SUPREME COURT REITERATES THAT PRODUCING OF ACCUSED BEFORE SPECIAL COURT WHILE CONSIDERING APPLICATION FOR EXTENSION OF TIME FOR INVESTIGATION IS A MANDATE OF LAW
A Two Judge Bench of Supreme Court presided by Justice Ajay Rastogi and Justice Abhay S. Oka passed a Judgment dated 14.10.2022 in Jigar Adatiya v. State of Gujarat in Criminal Appeal No.1656 OF 2022 & Ors. and other connected Criminal Appeals and decided upon the question whether failure to produce accused before a Special Court while considering extension application under Section 167 of the Code of Criminal Procedure 1973 (CRPC) is a gross illegality.
An FIR was registered on 15.10.2020 against the Appellants with Jamnagar City ‘A’ Division Police Station in Gujarat for the offences under the Gujarat Control of Terrorism and Organized Crime Act, 2015 (‘the 2015 Act’). The Accused-Appellants were arrested on different dates. Reports were submitted by the Public Prosecutor before the Special Court constituted under the said 2015 Act seeking extension of time up to 180 days to complete the investigation.
The prayer for extending the time up to 180 days was allowed by the Special Court on the very day on which the Applications were filed. Aggrieved by the said Orders of the Special Court, separate Application under Section 482 of CrPC (Saving Inherent Powers of High Court) was preferred by the Appellants. However, the learned Single Judge of Gujarat High Court rejected the Applications made by the Appellants under Section 482 of CrPC by passing the Impugned Judgment dated 15.09.2021.
Relevant Procedural Law
A Proviso has been added in addition to the existing Proviso to subsection (2) of Section 167 of CrPC which deals with the procedure when investigation cannot be completed in twenty four hours. Such an addition is by virtue of Section 20 (2) of the 2015 Act (Modified Application of Certain provisions of Code) which permits the Special Court established under the 2015 Act to extend the period of 90 days provided to complete the investigation up to 180 days. Such an extension can be granted upon the Public Prosecutor setting out the progress of the investigation and giving specific reasons for continuing detention of the Accused beyond the period of 90 days.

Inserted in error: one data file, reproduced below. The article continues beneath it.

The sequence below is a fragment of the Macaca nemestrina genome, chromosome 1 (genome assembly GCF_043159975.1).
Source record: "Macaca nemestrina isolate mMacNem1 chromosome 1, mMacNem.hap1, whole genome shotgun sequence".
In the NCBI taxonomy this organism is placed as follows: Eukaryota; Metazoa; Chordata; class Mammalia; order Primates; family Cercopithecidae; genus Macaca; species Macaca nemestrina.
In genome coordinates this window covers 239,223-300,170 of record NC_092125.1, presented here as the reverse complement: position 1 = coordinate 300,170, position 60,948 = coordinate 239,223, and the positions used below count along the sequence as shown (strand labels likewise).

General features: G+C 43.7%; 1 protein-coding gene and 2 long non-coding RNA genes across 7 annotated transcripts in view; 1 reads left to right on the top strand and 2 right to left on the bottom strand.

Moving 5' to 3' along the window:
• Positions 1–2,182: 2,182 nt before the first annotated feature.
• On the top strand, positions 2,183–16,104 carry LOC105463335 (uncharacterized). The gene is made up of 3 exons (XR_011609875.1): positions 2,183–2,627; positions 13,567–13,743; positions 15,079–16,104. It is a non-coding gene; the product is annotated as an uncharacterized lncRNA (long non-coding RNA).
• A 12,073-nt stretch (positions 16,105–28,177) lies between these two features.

Section 167 sub-section (2) Clause (b) of CrPC lays down that no Magistrate shall authorise the detention of the accused in the custody of the police unless the accused is produced before him in person. It also provides that judicial custody can be extended on the production of the accused either in person or through the medium of electronic video linkage. Thus, the requirement of the law is that while extending the remand to judicial custody, the presence of the accused has to be procured either physically or virtually.
The Hon’ble Supreme Court passed a Judgment dated 14.10.2022 and while discussing the above Criminal Appeals in terms of the explanation to the procedural law, reiterated that in a case involving the offences punishable under the 2015 Act, the Special Court is authorized to detain the accused person in custody for a period not exceeding 90 days. The proviso added by sub-section (2) of Section 20 of the 2015 Act to sub-Section (2) of Section 167 of CrPC enables the Special Court to extend the said period to a total of 180 days on the basis of a report of the Public Prosecutor setting out the progress of the investigation and incorporating the specific reasons for the detention of the accused beyond the period of 90 days. Thus, unless the Special Court exercises the power under the proviso added by the 2015 Act to sub-section (2) of Section 167 of CrPC, on the expiry of the period of 90 days, the Accused will be entitled to default bail.
The Apex Court held that the issue involved in these Appeals will have to be decided in the context of the legal position that the indefeasible right to default bail under sub-section (2) Section 167, CrPC is an integral part of the fundamental right to personal liberty under Article 21 of the Constitution of India.
TO PRODUCE THE APPELLANTS BEFORE THE SPECIAL COURT AT THE TIME OF CONSIDERATION OF THE EXTENSION APPLICATION